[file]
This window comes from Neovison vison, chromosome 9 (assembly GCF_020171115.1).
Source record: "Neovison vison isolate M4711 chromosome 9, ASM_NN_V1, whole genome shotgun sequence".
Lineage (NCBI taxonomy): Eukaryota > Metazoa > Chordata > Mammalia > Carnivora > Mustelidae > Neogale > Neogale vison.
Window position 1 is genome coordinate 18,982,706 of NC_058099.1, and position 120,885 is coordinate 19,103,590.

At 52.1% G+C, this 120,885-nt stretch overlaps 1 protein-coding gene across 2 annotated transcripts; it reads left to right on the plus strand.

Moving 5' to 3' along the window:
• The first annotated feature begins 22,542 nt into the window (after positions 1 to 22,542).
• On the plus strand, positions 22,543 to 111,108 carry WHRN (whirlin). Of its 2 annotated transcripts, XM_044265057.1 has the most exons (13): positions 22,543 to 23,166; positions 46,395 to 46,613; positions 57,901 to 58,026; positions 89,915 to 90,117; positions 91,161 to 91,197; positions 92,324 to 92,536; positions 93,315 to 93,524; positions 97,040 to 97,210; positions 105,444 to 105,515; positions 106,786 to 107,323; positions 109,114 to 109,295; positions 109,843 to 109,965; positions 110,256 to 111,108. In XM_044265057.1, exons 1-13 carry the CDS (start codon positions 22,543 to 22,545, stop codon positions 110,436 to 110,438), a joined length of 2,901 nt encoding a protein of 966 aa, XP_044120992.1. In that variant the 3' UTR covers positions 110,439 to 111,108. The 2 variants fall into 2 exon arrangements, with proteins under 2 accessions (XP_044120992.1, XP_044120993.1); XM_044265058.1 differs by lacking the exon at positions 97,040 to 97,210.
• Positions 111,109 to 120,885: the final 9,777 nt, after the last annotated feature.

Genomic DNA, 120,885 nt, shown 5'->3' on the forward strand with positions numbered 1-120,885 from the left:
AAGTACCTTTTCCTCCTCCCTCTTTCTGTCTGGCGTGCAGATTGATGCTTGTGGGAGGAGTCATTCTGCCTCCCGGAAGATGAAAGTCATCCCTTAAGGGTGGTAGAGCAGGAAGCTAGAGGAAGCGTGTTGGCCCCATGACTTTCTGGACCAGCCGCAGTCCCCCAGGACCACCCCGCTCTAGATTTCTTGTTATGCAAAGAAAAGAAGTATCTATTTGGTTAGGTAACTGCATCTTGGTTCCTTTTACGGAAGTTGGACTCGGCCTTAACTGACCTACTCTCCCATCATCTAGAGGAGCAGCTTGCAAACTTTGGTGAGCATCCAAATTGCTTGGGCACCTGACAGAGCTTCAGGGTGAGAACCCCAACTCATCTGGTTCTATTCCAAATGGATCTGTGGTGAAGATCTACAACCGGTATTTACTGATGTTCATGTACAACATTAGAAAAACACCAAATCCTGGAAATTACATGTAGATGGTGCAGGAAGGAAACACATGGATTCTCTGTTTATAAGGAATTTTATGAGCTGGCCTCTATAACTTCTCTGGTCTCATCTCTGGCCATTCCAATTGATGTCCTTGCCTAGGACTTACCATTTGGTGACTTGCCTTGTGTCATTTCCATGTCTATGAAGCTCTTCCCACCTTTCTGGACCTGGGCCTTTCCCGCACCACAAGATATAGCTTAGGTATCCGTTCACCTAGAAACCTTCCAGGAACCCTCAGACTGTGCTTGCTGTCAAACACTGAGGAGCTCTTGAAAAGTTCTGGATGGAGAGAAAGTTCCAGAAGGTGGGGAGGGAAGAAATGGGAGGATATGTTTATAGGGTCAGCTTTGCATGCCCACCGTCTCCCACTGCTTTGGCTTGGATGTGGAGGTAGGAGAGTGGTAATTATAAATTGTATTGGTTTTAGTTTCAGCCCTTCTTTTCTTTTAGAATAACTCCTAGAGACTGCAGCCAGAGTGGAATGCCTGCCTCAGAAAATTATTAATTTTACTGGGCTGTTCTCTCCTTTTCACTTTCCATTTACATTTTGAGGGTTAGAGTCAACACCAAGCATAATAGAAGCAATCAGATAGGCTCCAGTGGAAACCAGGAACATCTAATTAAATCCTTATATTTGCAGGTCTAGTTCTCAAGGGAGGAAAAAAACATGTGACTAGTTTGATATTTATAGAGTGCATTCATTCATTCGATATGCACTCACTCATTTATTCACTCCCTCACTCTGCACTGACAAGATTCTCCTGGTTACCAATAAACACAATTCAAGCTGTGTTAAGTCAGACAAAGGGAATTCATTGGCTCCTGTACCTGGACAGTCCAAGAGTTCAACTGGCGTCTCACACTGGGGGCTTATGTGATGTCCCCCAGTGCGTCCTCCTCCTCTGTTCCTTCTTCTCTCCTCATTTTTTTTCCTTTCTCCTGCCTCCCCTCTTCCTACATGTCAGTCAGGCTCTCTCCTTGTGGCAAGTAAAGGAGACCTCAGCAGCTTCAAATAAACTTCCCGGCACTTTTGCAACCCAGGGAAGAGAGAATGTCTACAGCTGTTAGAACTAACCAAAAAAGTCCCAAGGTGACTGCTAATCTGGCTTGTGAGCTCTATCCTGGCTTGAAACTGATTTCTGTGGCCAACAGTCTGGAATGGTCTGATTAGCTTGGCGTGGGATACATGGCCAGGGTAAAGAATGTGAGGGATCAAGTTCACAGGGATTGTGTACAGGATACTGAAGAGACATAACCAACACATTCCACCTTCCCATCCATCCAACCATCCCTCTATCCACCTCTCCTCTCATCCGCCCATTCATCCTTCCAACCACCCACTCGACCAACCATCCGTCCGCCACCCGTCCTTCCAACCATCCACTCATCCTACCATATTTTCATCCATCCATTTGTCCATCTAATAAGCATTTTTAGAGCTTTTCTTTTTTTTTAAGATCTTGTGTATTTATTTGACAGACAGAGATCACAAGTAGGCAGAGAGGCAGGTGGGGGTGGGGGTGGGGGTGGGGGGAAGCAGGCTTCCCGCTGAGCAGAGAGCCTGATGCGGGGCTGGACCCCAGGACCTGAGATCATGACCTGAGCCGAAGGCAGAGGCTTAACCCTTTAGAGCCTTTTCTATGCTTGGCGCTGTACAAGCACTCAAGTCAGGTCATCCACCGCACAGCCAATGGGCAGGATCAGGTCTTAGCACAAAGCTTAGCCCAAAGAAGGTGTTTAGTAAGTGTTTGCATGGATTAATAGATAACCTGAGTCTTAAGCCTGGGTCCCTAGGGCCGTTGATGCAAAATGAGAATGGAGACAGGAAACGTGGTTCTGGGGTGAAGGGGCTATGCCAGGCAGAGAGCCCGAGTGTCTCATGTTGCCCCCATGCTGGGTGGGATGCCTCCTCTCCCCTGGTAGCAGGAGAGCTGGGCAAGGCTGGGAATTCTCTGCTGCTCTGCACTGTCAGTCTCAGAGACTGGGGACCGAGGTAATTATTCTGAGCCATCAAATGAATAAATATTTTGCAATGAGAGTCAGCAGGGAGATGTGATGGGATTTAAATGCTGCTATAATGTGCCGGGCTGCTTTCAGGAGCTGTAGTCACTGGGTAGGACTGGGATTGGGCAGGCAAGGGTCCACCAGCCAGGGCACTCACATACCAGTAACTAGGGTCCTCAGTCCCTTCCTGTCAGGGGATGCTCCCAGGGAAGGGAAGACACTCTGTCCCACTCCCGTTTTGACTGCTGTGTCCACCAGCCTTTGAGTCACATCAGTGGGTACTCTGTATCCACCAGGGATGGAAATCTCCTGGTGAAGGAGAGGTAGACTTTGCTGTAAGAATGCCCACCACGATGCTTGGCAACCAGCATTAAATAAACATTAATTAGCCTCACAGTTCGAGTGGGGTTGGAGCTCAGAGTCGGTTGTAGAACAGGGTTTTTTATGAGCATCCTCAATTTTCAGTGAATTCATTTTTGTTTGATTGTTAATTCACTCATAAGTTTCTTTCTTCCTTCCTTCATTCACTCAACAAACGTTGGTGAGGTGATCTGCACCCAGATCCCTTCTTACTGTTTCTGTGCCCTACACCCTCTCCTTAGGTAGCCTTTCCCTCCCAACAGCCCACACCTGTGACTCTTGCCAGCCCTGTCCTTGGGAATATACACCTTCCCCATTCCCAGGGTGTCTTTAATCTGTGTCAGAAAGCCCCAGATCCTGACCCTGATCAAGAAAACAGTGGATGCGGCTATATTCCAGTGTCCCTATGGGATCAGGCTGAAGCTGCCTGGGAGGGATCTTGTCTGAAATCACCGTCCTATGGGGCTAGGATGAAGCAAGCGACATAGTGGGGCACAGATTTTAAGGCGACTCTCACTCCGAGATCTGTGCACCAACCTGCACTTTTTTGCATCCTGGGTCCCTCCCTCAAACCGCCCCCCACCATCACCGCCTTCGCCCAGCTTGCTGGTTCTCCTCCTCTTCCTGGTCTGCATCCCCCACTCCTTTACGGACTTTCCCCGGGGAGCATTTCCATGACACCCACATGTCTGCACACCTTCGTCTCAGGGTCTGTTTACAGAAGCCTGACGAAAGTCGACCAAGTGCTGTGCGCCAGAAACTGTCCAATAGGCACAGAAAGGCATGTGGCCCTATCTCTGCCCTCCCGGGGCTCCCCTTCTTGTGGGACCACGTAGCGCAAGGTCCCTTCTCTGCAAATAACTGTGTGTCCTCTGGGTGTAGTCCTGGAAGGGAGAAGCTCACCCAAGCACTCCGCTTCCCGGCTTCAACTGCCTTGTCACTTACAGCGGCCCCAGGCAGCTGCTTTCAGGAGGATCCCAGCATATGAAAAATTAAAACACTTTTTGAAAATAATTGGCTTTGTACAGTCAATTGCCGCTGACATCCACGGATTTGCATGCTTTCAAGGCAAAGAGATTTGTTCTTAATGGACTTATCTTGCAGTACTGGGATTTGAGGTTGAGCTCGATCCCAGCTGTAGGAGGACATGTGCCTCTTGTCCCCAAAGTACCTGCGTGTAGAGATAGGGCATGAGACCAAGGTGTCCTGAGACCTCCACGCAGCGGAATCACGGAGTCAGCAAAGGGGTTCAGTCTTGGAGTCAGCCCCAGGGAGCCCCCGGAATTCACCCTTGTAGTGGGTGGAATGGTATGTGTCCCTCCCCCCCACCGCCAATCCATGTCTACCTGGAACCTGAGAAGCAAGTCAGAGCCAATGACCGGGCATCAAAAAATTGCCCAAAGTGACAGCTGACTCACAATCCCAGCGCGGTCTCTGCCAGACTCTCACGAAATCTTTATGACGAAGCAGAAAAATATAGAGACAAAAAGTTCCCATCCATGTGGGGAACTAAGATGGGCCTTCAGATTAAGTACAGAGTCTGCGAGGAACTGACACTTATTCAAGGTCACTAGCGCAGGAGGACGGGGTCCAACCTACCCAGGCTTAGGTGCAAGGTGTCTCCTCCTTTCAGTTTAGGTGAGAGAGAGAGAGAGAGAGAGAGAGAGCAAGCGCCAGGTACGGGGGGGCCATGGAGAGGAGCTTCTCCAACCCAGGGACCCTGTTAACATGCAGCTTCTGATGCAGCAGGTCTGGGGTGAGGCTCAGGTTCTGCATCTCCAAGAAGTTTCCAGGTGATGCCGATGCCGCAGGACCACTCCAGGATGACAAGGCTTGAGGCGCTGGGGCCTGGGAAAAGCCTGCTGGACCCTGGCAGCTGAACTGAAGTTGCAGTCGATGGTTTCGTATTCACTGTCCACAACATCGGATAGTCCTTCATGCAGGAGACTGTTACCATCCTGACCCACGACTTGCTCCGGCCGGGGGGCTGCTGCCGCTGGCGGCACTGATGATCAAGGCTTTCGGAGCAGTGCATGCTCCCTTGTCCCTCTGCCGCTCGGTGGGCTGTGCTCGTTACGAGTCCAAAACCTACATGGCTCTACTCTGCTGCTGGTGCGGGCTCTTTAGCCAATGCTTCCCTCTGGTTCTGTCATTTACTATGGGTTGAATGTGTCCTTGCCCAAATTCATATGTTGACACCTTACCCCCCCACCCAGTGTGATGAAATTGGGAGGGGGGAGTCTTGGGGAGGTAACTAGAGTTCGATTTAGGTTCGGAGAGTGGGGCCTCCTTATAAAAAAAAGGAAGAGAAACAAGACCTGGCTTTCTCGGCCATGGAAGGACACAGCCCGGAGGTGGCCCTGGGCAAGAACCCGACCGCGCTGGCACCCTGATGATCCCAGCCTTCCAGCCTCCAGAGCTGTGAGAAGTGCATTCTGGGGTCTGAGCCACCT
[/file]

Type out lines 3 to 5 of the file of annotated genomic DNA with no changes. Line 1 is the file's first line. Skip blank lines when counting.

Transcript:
Lineage (NCBI taxonomy): Eukaryota > Metazoa > Chordata > Mammalia > Carnivora > Mustelidae > Neogale > Neogale vison.
Window position 1 is genome coordinate 18,982,706 of NC_058099.1, and position 120,885 is coordinate 19,103,590.

At 52.1% G+C, this 120,885-nt stretch overlaps 1 protein-coding gene across 2 annotated transcripts; it reads left to right on the plus strand.